A week or so ago I received an e-mail from a reader. Here it is:
I just wanted to let you know how much I enjoy your blog. Your take on cooking with children is inspiring. I am trying to make better choices when cooking. I have never felt very comfortable when cooking and really want to overcome this. I buy cookbooks but get them home and find them lacking (or maybe it is me that is lacking). I was wondering if you have any cookbook recommendations?
I loved this e-mail. Mostly, because I think LOTS of people think this way about cooking at home. Many people sit on the couch, watching Food Network, and want to cook something great. The TV chefs, and bloggers, and food writers are telling folks how easy it is roast a chicken. They keep telling us, "get in the kitchen", "just cook." And that all seems manageable, doable, reasonable.
I mean, I've been there, pouring over the cookbook that looked so promising in the book store. The one with the glossy, perfectly-appointed photos of gorgeous, even precious food, and all the promises to change your life, reinvent your pantry, turn you in to a kitchen goddess, get you laid, help you meet chefs, own a restaurant, cook something so damned amazing even the pickiest 4 year old on the planet will gobble it up, ask for seconds and tell you, you are the best cook in the world.
God, it all seems so damned fantastic before you hit the check out.
But in order to do all those easy recipes, you have to buy $70 in weird herbs and spices you've barely heard of because you have no pantry to speak of. And what to do about not being able to find lemongrass in your tiny neighborhood grocery store in Tiny Town USA, where the stock boy crinkles his nose at you and says, "Lemondade?...Frozen or Refrigerated?" And if you don't cook, then you don't know how to make a substitution, how to wing it, how to bump up the flavor in another way. How to save the firm thing that just went mushy right before your very eyes, even though you followed the recipe EXACTLY.
And don't even get me started on all kinds of emotional barriers. "My mother was an amazing cook who never let me in the kitchen." "My mother was a horrible cook and we used the kitchen to set up our tanning bed and in-house nail salon." "My mother was a 60's radical feminist who didn't want to be tied to the kitchen and thought Chef Boyardee was a middle finger aimed straight at the patriarchal pigs who defined and exploited her." Whatever.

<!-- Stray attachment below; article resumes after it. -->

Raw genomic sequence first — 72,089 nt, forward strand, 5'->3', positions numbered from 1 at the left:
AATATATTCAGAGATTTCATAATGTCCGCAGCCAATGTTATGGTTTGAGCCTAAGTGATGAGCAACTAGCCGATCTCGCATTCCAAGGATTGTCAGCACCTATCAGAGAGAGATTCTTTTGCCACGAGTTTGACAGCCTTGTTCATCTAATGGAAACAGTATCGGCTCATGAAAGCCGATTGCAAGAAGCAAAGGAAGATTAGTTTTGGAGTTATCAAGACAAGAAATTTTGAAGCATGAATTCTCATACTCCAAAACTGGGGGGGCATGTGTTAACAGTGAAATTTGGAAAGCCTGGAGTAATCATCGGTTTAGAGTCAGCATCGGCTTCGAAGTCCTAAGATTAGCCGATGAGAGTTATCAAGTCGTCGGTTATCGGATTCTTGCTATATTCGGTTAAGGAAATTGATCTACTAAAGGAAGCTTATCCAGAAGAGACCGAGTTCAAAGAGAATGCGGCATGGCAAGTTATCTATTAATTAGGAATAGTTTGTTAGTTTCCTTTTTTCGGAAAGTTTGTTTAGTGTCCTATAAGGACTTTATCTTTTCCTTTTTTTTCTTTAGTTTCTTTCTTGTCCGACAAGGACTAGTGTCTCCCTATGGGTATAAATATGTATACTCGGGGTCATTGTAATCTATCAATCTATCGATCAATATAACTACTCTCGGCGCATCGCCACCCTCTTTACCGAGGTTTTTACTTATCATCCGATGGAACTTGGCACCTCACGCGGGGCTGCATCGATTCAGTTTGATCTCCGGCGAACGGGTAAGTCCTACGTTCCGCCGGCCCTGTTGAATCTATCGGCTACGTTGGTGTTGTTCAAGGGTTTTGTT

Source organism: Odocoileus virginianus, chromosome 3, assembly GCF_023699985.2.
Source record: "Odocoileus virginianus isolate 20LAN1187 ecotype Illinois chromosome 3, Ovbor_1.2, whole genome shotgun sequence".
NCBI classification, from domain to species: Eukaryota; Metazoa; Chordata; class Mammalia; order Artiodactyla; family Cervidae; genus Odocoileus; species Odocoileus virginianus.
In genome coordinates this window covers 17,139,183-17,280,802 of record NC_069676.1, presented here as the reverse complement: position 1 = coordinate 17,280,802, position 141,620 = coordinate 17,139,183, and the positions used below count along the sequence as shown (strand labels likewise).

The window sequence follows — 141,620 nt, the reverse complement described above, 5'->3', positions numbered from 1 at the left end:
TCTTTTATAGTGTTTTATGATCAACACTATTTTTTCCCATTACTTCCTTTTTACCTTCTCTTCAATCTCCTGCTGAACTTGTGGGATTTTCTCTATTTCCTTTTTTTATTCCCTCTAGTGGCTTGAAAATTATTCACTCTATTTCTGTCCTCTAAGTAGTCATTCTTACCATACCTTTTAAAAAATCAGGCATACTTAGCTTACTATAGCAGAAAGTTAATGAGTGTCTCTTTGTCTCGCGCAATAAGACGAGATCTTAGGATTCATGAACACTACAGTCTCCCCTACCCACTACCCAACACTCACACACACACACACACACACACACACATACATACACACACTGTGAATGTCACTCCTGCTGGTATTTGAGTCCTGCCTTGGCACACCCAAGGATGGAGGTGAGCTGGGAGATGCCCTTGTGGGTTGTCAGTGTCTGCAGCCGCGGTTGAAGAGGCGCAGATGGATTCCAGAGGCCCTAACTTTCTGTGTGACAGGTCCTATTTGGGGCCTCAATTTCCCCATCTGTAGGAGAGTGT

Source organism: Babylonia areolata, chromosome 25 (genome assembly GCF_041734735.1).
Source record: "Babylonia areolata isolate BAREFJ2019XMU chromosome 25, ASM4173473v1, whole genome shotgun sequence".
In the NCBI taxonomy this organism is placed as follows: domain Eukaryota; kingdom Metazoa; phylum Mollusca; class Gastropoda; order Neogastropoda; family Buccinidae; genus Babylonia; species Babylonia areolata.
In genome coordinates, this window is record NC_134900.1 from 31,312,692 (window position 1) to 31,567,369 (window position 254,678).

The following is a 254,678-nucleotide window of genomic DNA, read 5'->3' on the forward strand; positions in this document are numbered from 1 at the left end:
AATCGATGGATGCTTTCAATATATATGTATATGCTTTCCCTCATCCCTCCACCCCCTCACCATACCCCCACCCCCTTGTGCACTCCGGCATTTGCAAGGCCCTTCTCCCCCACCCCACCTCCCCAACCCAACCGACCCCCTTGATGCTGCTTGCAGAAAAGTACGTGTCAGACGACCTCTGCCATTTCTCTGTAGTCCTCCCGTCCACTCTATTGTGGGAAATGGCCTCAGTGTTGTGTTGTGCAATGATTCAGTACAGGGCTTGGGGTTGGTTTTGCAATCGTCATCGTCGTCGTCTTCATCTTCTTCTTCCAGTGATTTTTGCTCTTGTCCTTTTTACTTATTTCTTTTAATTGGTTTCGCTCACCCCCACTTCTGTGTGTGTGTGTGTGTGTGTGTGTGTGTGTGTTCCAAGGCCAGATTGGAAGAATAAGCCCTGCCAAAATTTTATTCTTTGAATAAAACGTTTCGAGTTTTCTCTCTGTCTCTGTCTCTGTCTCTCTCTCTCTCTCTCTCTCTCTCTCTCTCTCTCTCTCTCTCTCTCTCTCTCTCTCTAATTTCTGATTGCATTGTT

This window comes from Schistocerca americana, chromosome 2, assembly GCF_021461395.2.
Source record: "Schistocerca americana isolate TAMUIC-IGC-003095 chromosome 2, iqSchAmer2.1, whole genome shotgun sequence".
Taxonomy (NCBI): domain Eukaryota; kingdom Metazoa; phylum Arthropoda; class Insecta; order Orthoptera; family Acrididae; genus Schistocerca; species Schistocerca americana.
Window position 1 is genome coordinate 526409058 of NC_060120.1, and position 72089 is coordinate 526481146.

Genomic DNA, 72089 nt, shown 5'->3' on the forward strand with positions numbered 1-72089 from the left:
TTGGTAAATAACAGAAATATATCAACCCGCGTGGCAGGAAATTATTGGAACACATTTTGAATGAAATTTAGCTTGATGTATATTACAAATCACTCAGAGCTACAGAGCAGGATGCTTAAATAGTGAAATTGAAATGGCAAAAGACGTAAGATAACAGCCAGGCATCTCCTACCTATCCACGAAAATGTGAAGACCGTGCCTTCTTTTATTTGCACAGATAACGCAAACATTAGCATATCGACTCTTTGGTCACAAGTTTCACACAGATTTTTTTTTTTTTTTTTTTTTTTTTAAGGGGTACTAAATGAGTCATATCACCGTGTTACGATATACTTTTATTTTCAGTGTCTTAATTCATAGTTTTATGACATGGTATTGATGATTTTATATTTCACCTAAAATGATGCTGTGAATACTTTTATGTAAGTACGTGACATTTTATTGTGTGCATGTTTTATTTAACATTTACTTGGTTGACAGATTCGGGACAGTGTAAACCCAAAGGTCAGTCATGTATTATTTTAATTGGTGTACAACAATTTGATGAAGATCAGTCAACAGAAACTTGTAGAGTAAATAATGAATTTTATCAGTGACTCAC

We all have our stories and these stories define us, and make us, and in this case, either drive us into the kitchen or make us run screaming for the take out menu drawer. These things are so complicated, it would take years of analysis to figure it all out. "Just cook" doesn't always cut it.
So, I wrote Toni back and asked her if I could write about her e-mail here. This is her response:
Wow, thanks for the email. Sure I'm game and I am not shy. I have accumulated a bunch of cookbooks and as much as I enjoy the photos of the foods, I find myself not using them. I sincerely want to learn to cook. Not the hamburger helper, open a box, but really cook with foods that are not processed or dehydrated. Crazy as this sounds, my mom was a fantastic cook, but she never passed that knowledge on to me. In her defense she did try and teach me a few things when I was a teenager but at that time I wasn't interested. Even when I was a newly married person I never asked her how foods went together. She passed away a little over a year ago and I have lost the chance to learn from her. I think that one of the reasons I enjoy your blog so much is that you empower your daughters by allowing them to do the hands on cooking.
Again, thanks for the response.
So, here's my suggestion to Toni. One that helped me a lot to make the transition from crap cook to decent cook:
Back 10 or so years ago, in a column in the New York Times (I looked all over for the original, but can't find it, nor do I remember who wrote it) but it became sort of urban myth among people who didn't cook, but wanted to. I have no idea what the column was called, but it became known in dinner party circles as "The Repertoire of 10". (If anyone remembers this or has a link, I'd love to hear from them.)